In 1957 The Pulitzer Fiction Jury unanimously recommended the award to Elizabeth Spencer’s third novel, The Voice at the Back Door. The novel was part of her Mississippi Cycle. It used the story of a local sheriff’s campaign to examine corruption and racial violence in the American South -particularly a small town’s execution of its black citizens. The Pulitzer Advisory Board overruled the Jury and issued no award in 1957. Per The Paris Review and The New York Times, “Some critics have said that Ms. Spencer’s candor about virulent segregationist racism was the reason.”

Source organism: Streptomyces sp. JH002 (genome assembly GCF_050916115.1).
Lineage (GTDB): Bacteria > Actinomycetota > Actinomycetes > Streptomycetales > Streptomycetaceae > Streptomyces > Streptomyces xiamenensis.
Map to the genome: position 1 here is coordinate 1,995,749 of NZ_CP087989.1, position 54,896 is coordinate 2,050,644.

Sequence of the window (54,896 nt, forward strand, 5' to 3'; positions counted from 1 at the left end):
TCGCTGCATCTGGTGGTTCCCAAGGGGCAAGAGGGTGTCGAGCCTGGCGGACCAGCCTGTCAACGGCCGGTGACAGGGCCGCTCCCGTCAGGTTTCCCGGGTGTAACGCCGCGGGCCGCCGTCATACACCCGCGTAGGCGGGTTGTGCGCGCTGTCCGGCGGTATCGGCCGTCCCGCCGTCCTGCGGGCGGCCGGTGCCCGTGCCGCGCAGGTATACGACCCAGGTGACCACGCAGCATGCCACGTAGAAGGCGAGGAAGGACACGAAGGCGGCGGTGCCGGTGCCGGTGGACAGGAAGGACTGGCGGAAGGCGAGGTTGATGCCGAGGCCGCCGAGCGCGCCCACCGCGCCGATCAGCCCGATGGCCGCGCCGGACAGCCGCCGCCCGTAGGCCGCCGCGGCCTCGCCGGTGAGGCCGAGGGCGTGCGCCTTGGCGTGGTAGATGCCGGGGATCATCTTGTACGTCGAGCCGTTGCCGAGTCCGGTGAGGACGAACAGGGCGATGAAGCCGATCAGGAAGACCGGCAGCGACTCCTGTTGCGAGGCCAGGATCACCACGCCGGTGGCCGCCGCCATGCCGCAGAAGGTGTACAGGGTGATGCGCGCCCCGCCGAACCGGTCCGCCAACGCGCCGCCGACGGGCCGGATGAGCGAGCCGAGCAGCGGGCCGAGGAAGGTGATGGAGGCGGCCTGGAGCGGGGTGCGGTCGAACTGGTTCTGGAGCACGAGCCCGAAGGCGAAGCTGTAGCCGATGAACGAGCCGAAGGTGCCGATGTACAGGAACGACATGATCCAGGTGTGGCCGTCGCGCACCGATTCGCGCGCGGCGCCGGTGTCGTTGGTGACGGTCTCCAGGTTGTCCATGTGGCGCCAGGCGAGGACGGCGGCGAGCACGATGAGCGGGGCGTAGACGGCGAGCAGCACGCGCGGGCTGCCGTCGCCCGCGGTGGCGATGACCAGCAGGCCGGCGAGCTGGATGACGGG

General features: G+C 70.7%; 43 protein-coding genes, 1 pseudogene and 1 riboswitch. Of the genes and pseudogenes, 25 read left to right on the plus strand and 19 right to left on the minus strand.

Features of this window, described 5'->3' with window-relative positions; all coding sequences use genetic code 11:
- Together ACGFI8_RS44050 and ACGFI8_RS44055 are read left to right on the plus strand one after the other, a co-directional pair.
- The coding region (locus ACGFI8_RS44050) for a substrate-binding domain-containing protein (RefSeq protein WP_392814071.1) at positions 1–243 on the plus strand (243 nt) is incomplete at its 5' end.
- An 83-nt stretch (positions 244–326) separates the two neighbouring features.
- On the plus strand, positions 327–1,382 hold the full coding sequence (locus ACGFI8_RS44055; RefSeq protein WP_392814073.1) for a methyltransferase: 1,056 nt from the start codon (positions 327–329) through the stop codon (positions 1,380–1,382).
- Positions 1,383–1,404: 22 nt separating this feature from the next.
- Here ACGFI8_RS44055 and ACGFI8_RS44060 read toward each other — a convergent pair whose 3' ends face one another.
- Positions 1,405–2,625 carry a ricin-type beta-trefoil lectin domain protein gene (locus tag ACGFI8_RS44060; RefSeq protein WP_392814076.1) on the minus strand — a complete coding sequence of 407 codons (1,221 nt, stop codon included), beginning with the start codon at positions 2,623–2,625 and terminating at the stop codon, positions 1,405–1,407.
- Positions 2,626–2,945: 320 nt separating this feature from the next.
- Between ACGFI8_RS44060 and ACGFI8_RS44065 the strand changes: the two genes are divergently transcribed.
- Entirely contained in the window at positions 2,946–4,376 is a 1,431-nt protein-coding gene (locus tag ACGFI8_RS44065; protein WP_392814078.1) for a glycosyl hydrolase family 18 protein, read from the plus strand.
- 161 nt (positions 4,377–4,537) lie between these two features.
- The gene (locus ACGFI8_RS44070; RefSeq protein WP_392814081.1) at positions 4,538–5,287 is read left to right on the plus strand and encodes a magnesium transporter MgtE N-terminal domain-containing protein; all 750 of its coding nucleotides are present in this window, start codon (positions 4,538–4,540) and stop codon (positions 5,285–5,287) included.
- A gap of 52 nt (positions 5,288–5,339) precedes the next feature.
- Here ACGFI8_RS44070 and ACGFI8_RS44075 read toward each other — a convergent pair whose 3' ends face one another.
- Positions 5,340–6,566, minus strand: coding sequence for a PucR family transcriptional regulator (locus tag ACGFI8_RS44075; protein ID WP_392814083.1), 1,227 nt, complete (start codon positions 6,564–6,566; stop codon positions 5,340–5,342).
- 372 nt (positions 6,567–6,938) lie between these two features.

Elizabeth Spencer (1921-2019) lived nearly 100 years. She was a celebrated Southern writer in the mid-twentieth century. She won a variety of awards including the O. Henry Award and a Guggenheim among many others. She was friends with prominent Southern writers, such as Robert Penn Warren, William Faulkner, Walker Percy, Shelby Foote and others. She was a distant relative of the late Arizona Senator, John McCain.
I was unable to locate the 1957 Fiction Jurists.